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"IT'S A LIE": Boone Hospital Trustee candidate denies leading 'backroom' hospital merger talks

"I personally have spent zero time on anything..."
COLUMBIA, Mo 2/15/18 (Interview) -- A Boone County Hospital Board of Trustees candidate denies allegations he is backroom dealing to assure a merger between Boone County and University of Missouri hospitals, despite reports merger negotiations are off.  

"This is NOT true, it’s a lie.  I have had zero conversations with the Trustees about going forward," Greg Steinhoff told the Columbia Heart Beat for this multi-part interview.

Merger opponents, mostly private physicans and healthcare providers, "are very worried about being forced out of business by what would be a monopoly on hospital care if Boone and Mizzou become a single entity," a source told the Heart Beat on condition of anonymity.  
Five elected Trustees govern the County-owned Boone Hospital Center (BHC).  Appointed by Boone County Commissioners to fill the seat Fred Parry vacated when he was elected Southern District Commissioner last year, Steinhoff will face Peak Sport and Spine co-founder Mark Dempsey for election to the seat in April.

Steinhoff previously held a Boone Hospital Trustee position from 1999-2005. 

"Three weeks ago, the Trustees decided to cease discussions with the University," Steinhoff explained.  "Immediately, the Trustees cancelled their contract with their lobbyist, the University removed the legislation from their lobbying agenda, Senator Caleb Rowden is not and has no intention of sponsoring legislation, and I personally have spent ZERO time on anything to do with it."  
Sources familiar with Boone County government say BHC hired Steinhoff as a lobbyist to help pass a state law that would allow Mizzou to bypass anti-trust regulations impeding the two-hospital consolidation, and is continuing that work now.  While the first part is true, Steinhoff said he has since terminated the arrangement. 

"This contract was cancelled when I filed for Trustee.  The [Boone Hospital] Trustees were aware that I had experience with the Missouri legislature, and they asked that I come on as a consultant to work with the University to oversee this legislative process," he told the Heart Beat. "I agreed, but only on the terms that I wouldn’t be paid, that if the contract had any remuneration it would go to the BHC Foundation," a patient service group.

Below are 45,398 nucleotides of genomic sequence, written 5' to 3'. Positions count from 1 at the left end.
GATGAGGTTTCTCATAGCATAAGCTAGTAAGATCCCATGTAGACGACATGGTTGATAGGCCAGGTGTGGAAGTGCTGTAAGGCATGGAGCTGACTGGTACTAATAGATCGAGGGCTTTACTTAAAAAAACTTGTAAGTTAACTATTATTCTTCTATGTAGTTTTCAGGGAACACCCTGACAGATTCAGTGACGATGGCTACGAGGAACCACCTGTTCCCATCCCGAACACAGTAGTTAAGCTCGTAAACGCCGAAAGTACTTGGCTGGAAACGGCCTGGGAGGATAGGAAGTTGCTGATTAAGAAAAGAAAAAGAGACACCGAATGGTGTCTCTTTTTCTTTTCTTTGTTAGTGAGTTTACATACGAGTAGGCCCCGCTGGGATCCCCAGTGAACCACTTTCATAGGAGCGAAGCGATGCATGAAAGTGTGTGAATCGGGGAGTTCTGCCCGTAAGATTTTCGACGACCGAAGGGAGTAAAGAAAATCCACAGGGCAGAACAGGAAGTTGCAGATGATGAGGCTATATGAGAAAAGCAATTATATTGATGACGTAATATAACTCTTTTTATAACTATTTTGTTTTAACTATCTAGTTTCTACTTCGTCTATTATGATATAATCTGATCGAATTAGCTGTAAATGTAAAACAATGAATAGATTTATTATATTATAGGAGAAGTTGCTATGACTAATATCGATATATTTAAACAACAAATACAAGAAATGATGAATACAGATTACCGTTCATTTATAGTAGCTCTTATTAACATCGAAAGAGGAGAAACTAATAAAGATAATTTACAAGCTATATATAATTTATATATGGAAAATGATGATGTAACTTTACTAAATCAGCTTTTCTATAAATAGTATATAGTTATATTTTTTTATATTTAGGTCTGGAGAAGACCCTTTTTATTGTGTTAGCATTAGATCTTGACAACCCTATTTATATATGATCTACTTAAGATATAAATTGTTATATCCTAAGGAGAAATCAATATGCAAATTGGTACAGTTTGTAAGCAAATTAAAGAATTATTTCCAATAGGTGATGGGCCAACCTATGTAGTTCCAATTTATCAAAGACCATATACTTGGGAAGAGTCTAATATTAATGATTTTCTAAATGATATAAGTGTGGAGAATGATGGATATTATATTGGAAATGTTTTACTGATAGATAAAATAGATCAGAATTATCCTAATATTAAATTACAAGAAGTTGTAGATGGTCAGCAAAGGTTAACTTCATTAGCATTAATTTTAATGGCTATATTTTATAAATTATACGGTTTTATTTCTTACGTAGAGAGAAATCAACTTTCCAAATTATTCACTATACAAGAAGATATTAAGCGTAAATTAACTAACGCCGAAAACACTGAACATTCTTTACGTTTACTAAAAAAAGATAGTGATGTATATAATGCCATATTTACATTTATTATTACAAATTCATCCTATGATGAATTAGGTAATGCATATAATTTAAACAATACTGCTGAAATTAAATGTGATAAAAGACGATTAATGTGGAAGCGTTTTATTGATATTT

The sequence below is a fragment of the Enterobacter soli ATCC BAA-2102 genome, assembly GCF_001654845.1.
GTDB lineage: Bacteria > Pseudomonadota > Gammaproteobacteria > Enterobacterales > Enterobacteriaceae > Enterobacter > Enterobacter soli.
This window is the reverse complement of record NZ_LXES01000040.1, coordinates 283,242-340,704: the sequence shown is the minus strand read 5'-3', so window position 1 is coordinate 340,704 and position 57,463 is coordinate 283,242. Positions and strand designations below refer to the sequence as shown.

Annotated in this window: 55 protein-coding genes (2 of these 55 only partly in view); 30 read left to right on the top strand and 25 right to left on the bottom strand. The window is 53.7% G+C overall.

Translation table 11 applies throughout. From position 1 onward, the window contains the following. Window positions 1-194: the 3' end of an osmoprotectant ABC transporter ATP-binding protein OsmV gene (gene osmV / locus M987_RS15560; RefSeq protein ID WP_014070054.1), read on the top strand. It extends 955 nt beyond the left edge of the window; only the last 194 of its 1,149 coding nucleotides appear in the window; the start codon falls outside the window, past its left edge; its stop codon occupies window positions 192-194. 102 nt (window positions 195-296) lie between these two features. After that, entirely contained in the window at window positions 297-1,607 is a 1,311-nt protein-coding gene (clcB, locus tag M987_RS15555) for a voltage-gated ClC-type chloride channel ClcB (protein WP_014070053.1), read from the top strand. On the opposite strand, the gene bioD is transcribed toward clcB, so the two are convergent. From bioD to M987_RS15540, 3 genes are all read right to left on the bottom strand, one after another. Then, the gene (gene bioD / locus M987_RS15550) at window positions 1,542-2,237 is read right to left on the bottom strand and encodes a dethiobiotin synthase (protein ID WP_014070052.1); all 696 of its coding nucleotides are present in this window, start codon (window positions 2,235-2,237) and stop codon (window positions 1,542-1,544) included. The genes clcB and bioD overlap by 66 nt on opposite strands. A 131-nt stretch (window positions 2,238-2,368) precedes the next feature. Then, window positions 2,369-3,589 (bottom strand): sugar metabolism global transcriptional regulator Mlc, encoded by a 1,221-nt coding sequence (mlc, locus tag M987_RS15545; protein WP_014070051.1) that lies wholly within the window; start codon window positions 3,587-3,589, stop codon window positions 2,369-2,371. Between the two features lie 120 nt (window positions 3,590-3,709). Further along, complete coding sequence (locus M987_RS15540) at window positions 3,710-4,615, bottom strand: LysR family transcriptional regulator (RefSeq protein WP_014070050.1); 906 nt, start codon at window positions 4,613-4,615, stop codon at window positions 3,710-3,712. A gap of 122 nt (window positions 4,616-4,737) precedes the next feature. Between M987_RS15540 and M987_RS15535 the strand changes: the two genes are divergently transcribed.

"I’ve received zero compensation for expenses, time, or anything," Steinhoff said. 

Hospitals grant -- and can revoke -- all-important "physician privileges" that allow physicians to admit patients for complex tests, procedures, and supervision. 

Many private physicians enjoy such privileges at Boone Hospital Center (BHC), but not University Hospital.  The idea Mizzou would push out dozens of BHC-affiliated physicians is not far fetched.  Merger opponents point to the University's  1999 purchase of the former Columbia Regional Hospital, now MU Women's and Children's Hospital, as evidence of what is to come. 

Mizzou pulled a bait-and-switch on Columbia Regional's private physicians after the merger, they claim. "MU said those doctors could stay if they just reapplied. But then, after stalling and foot-dragging, they wouldn't let them re-apply.  After protests to the University President, Mizzou fired them."   

Given past and present controversies, the end of Mizzou-BHC merger talks, other sources explained, is another bait and switch, to take the issue off the campaign table, with its public forums and media attention, before the April elections. 

"If Steinhoff gets elected, the negotiations will continue apace, virtually assuring the merger," this publication was advised. 

NEXT:  Steinhoff confronts hospital merger opposition
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